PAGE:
New Social Mobility Commission chair to appoint diverse set of commissioners
Dame Martina Milburn says hiring a diverse team is her first priority, with applications open until 25 July
Dame Martina Milburn (middle), in her former role as chief executive of The Prince’s Trust with Prince Charles and an Afghan refugee. Credit: Joe Giddens/PA
The just-appointed chair of the Social Mobility Commission is seeking to appoint a diverse team of commissioners, from experts to apprentices, to help her shape the government’s social mobility agenda.
Dame Martina Milburn, who was confirmed in the role on 13 July, today announced a recruitment drive for new social mobility commissioners, with applications due by 25 July.
The Social Mobility Commission is seeking to appoint people from a range of backgrounds and areas of the country for the roles, which will take up approximately one day a month.
“We encourage you to put forward an application even if you don’t think a public appointment is for you – this could be the opportunity you have been waiting for to make a real difference to people’s lives,” it said in a statement announcing the roles.
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The social mobility commissioners will contribute to the business of the Commission and its research reports and publications; build relationships with stakeholders and other members of the Commission; and act as an advocate for the social mobility agenda, espousing the values of the Commission.
Milburn said: “This commission matters, because its purpose is to help people enjoy better lives.
“My first priority is to recruit my team of commissioners and we’re looking for people from all walks of life. I want to engage real people, with real life experiences, who can challenge government, business and society as a whole, to create a fair system where people can thrive.”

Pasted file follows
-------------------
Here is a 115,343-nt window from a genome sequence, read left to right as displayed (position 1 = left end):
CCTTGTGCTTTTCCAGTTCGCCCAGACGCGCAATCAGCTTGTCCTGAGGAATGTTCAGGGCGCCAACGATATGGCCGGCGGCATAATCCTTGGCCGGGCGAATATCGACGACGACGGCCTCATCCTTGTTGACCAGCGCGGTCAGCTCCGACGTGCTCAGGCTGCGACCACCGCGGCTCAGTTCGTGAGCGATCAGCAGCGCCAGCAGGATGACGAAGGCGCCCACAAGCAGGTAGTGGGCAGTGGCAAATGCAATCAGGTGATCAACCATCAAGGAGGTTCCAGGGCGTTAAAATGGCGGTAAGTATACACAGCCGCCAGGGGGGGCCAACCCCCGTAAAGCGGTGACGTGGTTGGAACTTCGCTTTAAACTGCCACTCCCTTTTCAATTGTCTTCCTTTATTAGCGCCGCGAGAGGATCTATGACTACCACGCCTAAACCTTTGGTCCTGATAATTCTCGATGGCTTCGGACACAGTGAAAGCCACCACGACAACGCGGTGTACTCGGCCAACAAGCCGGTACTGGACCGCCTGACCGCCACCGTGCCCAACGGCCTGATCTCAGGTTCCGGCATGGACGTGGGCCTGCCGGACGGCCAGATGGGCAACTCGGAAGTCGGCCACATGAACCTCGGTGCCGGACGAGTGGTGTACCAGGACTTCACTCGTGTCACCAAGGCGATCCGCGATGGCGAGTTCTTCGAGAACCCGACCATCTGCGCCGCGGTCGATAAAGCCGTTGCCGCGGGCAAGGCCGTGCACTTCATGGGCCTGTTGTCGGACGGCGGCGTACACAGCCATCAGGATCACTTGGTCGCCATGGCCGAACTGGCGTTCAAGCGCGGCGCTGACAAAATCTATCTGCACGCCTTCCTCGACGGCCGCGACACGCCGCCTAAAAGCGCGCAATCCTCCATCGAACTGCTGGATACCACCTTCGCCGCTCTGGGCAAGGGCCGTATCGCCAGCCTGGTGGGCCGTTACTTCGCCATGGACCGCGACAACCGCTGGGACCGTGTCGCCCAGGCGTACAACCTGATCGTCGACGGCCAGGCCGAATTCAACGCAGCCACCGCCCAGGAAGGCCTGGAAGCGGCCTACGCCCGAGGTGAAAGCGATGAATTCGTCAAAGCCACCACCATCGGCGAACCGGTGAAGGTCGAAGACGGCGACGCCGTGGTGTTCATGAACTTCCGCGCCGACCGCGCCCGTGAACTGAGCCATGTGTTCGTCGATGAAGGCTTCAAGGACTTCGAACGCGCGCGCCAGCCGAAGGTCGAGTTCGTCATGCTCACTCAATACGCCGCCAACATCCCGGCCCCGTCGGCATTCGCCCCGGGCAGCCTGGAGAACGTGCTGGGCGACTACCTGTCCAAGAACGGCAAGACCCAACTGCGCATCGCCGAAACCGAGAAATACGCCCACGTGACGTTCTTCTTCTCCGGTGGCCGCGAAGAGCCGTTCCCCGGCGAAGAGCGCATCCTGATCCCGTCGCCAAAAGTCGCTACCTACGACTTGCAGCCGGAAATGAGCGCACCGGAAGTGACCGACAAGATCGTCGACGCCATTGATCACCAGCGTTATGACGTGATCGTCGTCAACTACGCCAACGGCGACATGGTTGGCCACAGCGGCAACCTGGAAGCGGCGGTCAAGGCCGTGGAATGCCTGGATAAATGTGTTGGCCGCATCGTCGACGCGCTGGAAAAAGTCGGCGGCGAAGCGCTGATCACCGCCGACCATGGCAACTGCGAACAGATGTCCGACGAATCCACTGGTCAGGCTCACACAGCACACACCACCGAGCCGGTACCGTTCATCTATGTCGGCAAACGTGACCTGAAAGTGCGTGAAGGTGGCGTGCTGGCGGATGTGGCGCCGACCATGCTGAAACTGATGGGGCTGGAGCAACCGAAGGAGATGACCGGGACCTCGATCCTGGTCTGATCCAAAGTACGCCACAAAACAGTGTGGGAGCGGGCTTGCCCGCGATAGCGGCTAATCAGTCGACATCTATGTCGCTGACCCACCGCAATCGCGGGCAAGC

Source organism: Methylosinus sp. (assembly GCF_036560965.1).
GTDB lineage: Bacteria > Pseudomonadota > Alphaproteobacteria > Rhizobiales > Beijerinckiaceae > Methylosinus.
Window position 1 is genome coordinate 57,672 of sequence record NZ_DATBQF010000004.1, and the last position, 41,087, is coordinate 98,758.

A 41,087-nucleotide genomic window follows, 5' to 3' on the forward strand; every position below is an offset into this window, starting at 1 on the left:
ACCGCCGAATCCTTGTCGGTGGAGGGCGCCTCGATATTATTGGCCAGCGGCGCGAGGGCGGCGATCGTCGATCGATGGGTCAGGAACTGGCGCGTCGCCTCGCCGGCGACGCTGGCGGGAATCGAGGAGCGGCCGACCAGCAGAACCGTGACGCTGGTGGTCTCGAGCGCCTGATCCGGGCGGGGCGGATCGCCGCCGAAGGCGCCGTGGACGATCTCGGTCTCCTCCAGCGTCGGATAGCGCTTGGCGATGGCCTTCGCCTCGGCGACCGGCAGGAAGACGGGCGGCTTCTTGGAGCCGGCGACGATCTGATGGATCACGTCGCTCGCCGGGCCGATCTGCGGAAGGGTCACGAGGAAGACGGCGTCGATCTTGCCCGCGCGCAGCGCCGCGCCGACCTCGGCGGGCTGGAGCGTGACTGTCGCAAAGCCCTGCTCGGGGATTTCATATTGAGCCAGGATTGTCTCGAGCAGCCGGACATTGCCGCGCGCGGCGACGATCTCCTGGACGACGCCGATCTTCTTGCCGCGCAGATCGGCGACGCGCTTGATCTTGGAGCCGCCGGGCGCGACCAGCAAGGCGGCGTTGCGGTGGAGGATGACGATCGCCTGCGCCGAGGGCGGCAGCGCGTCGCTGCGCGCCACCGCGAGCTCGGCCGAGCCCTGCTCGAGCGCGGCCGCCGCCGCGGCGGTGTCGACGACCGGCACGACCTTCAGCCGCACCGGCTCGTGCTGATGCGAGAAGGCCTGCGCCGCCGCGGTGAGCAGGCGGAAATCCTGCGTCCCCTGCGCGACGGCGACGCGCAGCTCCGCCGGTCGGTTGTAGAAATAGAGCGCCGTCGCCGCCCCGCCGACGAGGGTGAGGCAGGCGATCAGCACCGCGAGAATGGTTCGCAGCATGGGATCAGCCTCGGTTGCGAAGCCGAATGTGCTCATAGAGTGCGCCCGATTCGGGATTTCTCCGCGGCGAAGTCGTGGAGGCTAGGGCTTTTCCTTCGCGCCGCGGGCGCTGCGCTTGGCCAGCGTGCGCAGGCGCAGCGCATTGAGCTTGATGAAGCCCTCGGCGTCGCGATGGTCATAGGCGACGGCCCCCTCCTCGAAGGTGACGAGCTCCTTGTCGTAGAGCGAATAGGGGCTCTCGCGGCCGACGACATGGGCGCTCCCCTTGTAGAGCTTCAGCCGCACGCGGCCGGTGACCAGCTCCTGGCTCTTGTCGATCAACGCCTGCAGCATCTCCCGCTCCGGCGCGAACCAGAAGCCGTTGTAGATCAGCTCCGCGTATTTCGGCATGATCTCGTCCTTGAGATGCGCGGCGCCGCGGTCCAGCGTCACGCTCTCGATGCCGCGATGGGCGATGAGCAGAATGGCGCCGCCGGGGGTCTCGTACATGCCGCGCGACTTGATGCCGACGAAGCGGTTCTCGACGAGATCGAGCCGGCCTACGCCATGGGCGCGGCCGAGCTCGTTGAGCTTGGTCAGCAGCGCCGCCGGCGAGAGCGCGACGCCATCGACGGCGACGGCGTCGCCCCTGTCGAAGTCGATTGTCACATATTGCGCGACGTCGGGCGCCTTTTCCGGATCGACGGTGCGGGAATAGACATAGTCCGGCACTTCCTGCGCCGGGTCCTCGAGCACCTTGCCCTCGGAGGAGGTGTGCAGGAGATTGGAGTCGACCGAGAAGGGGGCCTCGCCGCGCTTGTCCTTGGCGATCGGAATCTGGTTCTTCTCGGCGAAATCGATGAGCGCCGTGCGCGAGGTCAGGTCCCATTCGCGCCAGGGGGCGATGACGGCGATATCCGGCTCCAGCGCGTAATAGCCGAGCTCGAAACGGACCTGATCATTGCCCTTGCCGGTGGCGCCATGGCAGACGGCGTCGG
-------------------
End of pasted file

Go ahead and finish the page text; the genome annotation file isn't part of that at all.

The Commission is looking for diversity of thought, and stated it will appoint anyone “from experts in the field of social mobility, to young people on their social mobility journey, to people with a drive to make change happen, to current apprentices”. It said applications are welcome from experts in the fields of, for example, business, higher education, further education and digital communications.
Candidates should demonstrate a commitment to improving social mobility, and should have made a practical impact in their field.
The commissioners will be expected to attend meetings and events across the UK, and they will be paid £250 a day, with reasonable expenses such as travel reimbursed.
Interviews will take place in September. The assessment panel will include Milburn, Emran Mian, director of strategy and social mobility at the Department for Education, Ruby McGregor-Smith, a non-executive board member at DfE.
Milburn, education secretary Damian Hinds’ preferred choice for the role, was confirmed last week after being endorsed by the Education Select Committee.
She joins the Social Mobility Commission from youth charity The Prince’s Trust, where she was chief executive for 14 years from 2004. Previously she served as chief executive of BBC Children in Need and of the Association of Spinal Injury Research, Rehabilitation and Reintegration.
Milburn said she was delighted to be appointed. “I hope my experience of working closely with and listening to young people from many different backgrounds will help make a difference,” she added.
Hinds said: “Dame Martina’s work at The Prince’s Trust – helping hundreds of thousands of young people – shows that she has the skills and experience to take on this important role working with government to ensure there are no limits on anyone’s ambition.
“We both share a vision for a country where opportunity is spread equally, helping to create future generations of ambitious and highly-skilled young people who can fulfil their potential. I look forward to working with her to make this vision a reality.”
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